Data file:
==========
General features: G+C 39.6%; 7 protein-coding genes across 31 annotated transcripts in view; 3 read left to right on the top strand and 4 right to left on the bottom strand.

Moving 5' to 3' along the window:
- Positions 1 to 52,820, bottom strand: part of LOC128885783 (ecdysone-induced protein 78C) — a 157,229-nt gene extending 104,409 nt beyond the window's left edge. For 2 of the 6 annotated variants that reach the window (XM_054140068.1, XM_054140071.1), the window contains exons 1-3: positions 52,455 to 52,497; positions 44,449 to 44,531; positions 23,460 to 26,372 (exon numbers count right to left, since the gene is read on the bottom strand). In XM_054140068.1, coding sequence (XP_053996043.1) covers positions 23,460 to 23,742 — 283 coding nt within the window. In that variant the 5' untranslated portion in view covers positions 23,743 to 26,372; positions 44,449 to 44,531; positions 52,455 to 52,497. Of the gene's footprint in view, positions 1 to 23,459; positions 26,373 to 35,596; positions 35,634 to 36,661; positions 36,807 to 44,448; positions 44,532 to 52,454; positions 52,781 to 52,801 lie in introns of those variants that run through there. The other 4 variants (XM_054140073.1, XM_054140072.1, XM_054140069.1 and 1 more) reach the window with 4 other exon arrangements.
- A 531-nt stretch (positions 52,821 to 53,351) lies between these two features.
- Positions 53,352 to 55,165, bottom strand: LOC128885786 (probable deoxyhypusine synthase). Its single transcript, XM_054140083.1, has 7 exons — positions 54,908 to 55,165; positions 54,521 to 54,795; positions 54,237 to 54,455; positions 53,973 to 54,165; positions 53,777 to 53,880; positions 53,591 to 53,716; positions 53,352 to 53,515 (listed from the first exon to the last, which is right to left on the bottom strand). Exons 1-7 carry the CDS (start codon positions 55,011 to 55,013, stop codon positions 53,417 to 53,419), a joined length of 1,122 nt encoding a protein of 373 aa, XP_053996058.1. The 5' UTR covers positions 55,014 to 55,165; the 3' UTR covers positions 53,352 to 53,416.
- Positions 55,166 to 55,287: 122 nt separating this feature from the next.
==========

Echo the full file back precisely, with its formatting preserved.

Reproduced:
General features: G+C 39.6%; 7 protein-coding genes across 31 annotated transcripts in view; 3 read left to right on the top strand and 4 right to left on the bottom strand.

Moving 5' to 3' along the window:
- Positions 1 to 52,820, bottom strand: part of LOC128885783 (ecdysone-induced protein 78C) — a 157,229-nt gene extending 104,409 nt beyond the window's left edge. For 2 of the 6 annotated variants that reach the window (XM_054140068.1, XM_054140071.1), the window contains exons 1-3: positions 52,455 to 52,497; positions 44,449 to 44,531; positions 23,460 to 26,372 (exon numbers count right to left, since the gene is read on the bottom strand). In XM_054140068.1, coding sequence (XP_053996043.1) covers positions 23,460 to 23,742 — 283 coding nt within the window. In that variant the 5' untranslated portion in view covers positions 23,743 to 26,372; positions 44,449 to 44,531; positions 52,455 to 52,497. Of the gene's footprint in view, positions 1 to 23,459; positions 26,373 to 35,596; positions 35,634 to 36,661; positions 36,807 to 44,448; positions 44,532 to 52,454; positions 52,781 to 52,801 lie in introns of those variants that run through there. The other 4 variants (XM_054140073.1, XM_054140072.1, XM_054140069.1 and 1 more) reach the window with 4 other exon arrangements.
- A 531-nt stretch (positions 52,821 to 53,351) lies between these two features.
- Positions 53,352 to 55,165, bottom strand: LOC128885786 (probable deoxyhypusine synthase). Its single transcript, XM_054140083.1, has 7 exons — positions 54,908 to 55,165; positions 54,521 to 54,795; positions 54,237 to 54,455; positions 53,973 to 54,165; positions 53,777 to 53,880; positions 53,591 to 53,716; positions 53,352 to 53,515 (listed from the first exon to the last, which is right to left on the bottom strand). Exons 1-7 carry the CDS (start codon positions 55,011 to 55,013, stop codon positions 53,417 to 53,419), a joined length of 1,122 nt encoding a protein of 373 aa, XP_053996058.1. The 5' UTR covers positions 55,014 to 55,165; the 3' UTR covers positions 53,352 to 53,416.
- Positions 55,166 to 55,287: 122 nt separating this feature from the next.